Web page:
Sharing this story link below…was looking for a good writeup I could relate to – as just any depiction doesn’t work for me as the values the man stood for had to be established. The one I relate best with is – not looking over your shoulder at opponents – has always worked with me since school races. Incidentally I covered the ‘evergreen’ value factor in a poem I posted yesterday!
Rain on my window brushes my parched soul in strokes of incandescent colours of hope - that I’ll come out of these tribulations - whole, even after being ravaged by lengthy storms.
The droplets on my windshield blur my vision - or are they tears from my soul’s melting pot, in simmering for what seems as if a lifetime: saving my culmination of rot from disease,loss.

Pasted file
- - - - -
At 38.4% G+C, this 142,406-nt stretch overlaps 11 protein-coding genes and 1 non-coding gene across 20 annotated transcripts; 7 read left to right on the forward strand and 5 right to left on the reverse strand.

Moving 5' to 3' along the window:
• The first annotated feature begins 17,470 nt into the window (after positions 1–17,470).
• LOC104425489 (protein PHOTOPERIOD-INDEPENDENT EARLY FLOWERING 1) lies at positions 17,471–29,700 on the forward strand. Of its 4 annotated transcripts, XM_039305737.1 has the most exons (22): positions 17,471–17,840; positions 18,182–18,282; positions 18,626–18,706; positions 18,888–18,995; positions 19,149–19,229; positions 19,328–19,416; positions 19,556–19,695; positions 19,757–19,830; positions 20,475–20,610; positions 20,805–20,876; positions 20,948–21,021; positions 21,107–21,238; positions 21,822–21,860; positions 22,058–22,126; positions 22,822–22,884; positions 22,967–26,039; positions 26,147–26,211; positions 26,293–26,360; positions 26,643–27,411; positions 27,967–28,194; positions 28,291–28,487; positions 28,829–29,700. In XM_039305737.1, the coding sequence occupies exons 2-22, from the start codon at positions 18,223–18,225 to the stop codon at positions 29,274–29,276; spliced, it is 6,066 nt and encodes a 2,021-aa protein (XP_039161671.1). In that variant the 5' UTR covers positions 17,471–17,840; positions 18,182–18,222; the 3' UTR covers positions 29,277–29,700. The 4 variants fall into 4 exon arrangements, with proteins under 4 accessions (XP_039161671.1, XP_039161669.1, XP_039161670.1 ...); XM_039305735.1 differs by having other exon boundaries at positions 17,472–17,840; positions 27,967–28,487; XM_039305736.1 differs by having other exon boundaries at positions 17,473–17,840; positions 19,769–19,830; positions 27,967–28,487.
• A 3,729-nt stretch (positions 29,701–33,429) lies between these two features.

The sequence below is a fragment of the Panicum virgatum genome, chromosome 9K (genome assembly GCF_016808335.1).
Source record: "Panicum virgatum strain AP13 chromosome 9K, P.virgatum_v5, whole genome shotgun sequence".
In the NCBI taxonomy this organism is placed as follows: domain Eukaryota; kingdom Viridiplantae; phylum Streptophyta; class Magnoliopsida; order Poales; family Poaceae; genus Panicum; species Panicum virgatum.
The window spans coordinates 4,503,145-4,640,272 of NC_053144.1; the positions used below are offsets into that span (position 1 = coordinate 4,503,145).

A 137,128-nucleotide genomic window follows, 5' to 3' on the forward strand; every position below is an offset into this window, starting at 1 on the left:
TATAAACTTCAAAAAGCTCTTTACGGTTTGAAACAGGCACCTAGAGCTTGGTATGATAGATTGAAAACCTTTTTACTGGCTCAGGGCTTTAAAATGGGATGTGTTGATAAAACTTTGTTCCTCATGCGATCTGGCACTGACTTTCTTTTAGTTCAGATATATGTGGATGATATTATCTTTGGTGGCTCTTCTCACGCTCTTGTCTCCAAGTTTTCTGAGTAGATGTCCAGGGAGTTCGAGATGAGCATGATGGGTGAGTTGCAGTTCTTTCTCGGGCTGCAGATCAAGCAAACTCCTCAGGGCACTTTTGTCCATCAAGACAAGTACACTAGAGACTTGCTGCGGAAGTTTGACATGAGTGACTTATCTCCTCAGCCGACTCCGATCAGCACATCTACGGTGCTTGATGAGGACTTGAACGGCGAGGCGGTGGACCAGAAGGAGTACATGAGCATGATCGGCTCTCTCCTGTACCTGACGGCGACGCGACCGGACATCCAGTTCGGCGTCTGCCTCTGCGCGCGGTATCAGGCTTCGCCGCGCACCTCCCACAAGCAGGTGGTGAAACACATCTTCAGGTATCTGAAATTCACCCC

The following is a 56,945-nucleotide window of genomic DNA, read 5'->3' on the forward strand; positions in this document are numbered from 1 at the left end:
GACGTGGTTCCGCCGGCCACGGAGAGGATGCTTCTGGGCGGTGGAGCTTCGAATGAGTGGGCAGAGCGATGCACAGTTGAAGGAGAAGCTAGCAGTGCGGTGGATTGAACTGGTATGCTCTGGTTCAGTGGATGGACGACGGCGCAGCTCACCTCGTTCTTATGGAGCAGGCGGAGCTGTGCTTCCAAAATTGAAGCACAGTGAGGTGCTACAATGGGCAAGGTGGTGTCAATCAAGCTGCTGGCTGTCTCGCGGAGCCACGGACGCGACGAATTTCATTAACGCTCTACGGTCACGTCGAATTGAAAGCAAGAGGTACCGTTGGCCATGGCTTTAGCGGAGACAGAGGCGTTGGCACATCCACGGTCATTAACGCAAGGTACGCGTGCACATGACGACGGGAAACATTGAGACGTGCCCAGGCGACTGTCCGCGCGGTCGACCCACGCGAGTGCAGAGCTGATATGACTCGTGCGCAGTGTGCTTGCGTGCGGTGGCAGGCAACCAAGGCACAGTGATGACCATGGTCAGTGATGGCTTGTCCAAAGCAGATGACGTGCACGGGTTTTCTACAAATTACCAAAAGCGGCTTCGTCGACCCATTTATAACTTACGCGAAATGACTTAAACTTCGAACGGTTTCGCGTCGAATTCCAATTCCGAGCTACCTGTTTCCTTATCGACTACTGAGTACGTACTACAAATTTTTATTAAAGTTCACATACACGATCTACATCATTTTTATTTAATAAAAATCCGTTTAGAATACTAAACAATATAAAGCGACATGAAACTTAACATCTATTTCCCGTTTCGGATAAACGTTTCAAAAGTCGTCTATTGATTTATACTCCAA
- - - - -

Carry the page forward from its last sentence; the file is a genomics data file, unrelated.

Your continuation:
A steady pour it takes to clear this staid air of toxic woes, debris - poison in the ecosystem that washes us clean so we may spot little birds of positivity - taking shelter on window ledges.
They await a right time to fly back to their lives on trees or sky - after they’ve shed their water loads and are ready to provide the canopy of security that will give us much needed reprieve - of hope.
Birds I hear chirping now - impatient with rain - in uplifting my soul from a living-death before late, to save myself sinking into a numb unworthiness: rejuvenating my senses to hear distinct droplets.
My drive with music and slush, cleared garbage of thoughts I’ve allowed to accumulate as weeds: so I’ll absorb light in my DNA’s natural chlorophyll to generate positivity for human photosynthesis!